Wednesday evening I had the opportunity to attend the 5th annual Penny Harvest Purpose for Pennies event at Whetstone High School. Executive Director (Worthington resident and parent) Bill Grindle spoke to the Penny Harvest Student Leaders from across Central Ohio. He shared that in the last four years students just like them have raised and donated $136,736.71 to help others.
According the the See Kids Dream website, The Penny Harvest service-learning program empowers young people (students K – 8th grade) to achieve their own potential, while creating positive outcomes for both themselves and our community at large.
The program helps students take what they learn in a classroom and apply it to real world situations. It was developed by Common Cents in New York City. It was developed in response to one father’s dilemma about how to respond to his four-year-old daughter’s wish to comfort a homeless man in 1991. Teddy Gross’s quest to provide a meaningful way for his daughter Nora, to help that man gave birth to a program that now provides all children a way to help. Research conducted by Columbia University shows that students who participate demonstrate:
- Increased in self esteem
- Increased interest and effort toward academics
- Improved communication and leadership skills
- Improved decision making and problem solving
- A greater sense of responsibility to peers, adults and community
- Improved ability to work with others
There are three distict phases the Penny Harvest throughout the year:
Phase 1, Gather Pennies: In the Fall, the entire school is engaged in classroom discussions about community and citizenship. Ultimately, each classroom must come to consensus on an issue they care passionately about and add their classroom’s “voice” to the collection of issues that have been identified by the entire school. Student representatives organize a kick-off assembly to introduce the Penny Harvest to the student body and mobilize their peers to gather pennies. As students begin gathering pennies, they connect with their family, their neighborhood and the community at large; engaging in discussions about community needs. One hundred percent of the funds collected by the students are ultimately given away in Phase 2, The Philanthropy Roundtable.
Phase 2, Philanthropy Roundtable: The Penny Harvest Purpose for Pennies event kicked off Phase 2. During the Winter students research community needs, debate causes and learn more about organizations in their community. They review proposals and award service and community grants from the funds they have collected (typically about $1,000 or more per school). Students gain a deeper awareness of community issues, becoming powerful advocates as they ultimately decide how their money can make the biggest difference.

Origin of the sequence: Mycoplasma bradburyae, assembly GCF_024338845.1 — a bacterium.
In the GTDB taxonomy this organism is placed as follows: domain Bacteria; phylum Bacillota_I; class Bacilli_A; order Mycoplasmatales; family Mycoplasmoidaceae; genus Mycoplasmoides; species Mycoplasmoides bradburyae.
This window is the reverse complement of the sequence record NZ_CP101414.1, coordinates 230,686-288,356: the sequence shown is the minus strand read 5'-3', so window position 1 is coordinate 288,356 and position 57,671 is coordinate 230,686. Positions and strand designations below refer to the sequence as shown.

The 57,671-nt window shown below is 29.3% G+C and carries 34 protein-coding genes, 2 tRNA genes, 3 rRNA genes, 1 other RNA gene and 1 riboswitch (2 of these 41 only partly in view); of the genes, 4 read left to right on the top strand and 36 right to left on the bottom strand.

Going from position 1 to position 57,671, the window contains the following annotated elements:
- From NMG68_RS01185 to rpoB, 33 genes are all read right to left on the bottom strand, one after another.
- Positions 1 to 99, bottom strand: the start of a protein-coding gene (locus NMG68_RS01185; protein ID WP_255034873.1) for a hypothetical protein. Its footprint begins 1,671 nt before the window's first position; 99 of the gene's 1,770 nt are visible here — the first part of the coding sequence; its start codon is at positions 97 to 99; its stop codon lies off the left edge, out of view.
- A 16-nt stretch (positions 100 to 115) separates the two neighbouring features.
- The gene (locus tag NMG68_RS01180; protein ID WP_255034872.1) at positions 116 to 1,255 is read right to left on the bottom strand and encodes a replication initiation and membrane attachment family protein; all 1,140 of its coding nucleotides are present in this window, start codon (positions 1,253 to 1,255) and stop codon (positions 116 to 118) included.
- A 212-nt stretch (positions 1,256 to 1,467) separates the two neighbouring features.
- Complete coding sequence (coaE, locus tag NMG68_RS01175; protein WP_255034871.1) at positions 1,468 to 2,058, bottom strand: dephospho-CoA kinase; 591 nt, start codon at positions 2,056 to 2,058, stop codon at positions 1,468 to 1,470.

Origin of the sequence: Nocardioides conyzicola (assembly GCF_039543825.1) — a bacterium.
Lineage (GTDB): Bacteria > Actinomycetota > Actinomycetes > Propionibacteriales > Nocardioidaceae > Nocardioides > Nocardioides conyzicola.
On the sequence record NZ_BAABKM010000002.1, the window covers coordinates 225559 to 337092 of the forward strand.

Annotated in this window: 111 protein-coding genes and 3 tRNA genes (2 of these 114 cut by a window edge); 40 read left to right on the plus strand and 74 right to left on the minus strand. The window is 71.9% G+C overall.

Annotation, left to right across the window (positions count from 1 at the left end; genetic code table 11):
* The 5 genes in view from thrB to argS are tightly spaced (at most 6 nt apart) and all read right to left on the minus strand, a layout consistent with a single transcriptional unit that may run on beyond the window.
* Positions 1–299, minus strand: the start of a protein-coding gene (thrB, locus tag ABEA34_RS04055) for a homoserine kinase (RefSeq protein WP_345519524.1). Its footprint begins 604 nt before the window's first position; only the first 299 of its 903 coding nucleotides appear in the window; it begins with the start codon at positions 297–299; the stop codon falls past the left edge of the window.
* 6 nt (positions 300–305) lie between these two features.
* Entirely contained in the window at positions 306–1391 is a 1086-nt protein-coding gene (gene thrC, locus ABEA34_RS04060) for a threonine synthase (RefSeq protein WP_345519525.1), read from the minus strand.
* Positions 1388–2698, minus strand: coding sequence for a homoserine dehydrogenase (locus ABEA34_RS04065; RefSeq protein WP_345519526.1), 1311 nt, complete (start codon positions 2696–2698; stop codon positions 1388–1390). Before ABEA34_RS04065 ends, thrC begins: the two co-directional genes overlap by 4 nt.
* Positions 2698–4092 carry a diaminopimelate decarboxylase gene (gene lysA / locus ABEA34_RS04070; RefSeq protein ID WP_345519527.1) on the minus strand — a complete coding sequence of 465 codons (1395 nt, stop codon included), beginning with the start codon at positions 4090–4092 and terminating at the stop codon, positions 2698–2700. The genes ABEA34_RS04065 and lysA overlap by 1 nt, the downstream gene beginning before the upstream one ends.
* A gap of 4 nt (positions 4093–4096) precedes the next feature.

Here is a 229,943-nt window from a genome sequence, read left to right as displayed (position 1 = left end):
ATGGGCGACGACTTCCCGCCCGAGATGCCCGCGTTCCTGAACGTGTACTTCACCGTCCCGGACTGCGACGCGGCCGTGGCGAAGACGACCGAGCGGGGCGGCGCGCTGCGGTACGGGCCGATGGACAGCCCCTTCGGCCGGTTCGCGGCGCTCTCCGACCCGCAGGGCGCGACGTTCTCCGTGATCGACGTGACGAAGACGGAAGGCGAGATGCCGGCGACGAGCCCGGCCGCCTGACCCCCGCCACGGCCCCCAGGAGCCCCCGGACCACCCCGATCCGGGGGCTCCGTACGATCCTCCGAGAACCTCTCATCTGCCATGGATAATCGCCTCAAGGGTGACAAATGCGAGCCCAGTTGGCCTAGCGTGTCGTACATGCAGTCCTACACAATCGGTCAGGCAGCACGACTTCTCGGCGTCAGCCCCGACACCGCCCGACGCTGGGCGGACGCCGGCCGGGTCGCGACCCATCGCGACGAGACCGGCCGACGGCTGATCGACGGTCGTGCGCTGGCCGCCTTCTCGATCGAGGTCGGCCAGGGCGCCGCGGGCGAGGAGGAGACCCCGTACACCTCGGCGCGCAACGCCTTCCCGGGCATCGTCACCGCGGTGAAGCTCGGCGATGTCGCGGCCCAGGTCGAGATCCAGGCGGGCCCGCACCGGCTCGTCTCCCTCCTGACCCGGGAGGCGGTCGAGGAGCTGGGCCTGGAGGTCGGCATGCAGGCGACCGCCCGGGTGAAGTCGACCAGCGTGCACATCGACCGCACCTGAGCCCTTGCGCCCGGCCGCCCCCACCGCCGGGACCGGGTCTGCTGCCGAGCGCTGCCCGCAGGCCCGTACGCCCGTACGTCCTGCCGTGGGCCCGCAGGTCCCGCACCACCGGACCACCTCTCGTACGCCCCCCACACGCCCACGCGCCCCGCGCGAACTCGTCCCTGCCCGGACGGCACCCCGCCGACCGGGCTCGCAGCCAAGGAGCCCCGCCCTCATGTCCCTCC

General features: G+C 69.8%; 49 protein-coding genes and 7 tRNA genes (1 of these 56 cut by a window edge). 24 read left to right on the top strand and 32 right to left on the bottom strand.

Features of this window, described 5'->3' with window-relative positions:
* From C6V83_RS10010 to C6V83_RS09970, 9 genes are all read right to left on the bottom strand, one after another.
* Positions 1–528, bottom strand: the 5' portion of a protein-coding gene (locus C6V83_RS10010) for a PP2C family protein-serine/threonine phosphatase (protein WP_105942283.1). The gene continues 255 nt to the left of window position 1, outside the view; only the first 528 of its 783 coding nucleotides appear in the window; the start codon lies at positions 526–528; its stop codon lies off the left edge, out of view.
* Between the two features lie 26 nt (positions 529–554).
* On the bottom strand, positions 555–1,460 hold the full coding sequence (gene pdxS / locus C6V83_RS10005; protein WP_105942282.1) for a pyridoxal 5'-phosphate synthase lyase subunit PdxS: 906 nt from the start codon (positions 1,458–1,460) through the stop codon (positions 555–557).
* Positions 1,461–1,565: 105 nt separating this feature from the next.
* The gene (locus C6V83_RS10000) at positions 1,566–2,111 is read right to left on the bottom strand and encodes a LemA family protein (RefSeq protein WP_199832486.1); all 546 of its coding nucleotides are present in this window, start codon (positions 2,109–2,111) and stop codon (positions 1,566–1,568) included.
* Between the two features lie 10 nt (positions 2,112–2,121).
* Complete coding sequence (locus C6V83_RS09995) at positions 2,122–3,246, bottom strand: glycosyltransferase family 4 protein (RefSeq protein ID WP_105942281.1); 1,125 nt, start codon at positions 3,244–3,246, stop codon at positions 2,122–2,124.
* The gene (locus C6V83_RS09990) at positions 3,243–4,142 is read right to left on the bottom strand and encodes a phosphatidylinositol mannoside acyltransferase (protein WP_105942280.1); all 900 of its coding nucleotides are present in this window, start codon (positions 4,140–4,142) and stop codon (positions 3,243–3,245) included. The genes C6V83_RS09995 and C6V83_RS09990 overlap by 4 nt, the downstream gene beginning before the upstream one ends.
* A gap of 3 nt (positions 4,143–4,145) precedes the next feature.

Phase 3, Take Action / Community Service: In the Spring, students take action to address the community needs they have become so passionate about. In partnership with nonprofit organizations, students and schools use their money and their hands-on involvement to perform service projects, creatively addressing the needs of their communities.
I’m proud that many of our schools choose to partner with Penny Harvest for service learning. Our kids can make a difference in our community both as elementary age students and as they move into adulthood. This program helps foster that both now and later.
(Side story: Each school creates a “wheel of caring” to demonstrate the different ways that Penny Harvest funds may be used to help others. The wheel pictured above is the brand new, beautiful, Liberty Elementary Wheel of Caring. One may likely ask, “why does Liberty have a brand new wheel? Is this their first year of Penny Harvest?” Good questions. As everyone is aware this year we have an outstanding new school Principal at Libery: Ms. Holly Coombs. She replaced an outstanding veteran Principal at Liberty, Mr. Jim Baker. Holly and I are similar. We like order, we like things cleaned up, and if it’s not nailed down it may get tossed out. Well, that’s exactly what happened. The new Principal threw away the Liberty Wheel of Caring!!! Yep, that’s right. Apparently she didn’t care all that much. In all seriousness, the wheel was set behind a filing cabinet, she was trying to clean the school up, and it looked like an old, worn, student project without a name, that never made its way home. When Holly learned what she had done, she of course felt more than awful and the quest to create a new Liberty Wheel of Caring began. I think they did a nice job and I think Holly is mostly off the hook. My friends, that’s the rest of the story….)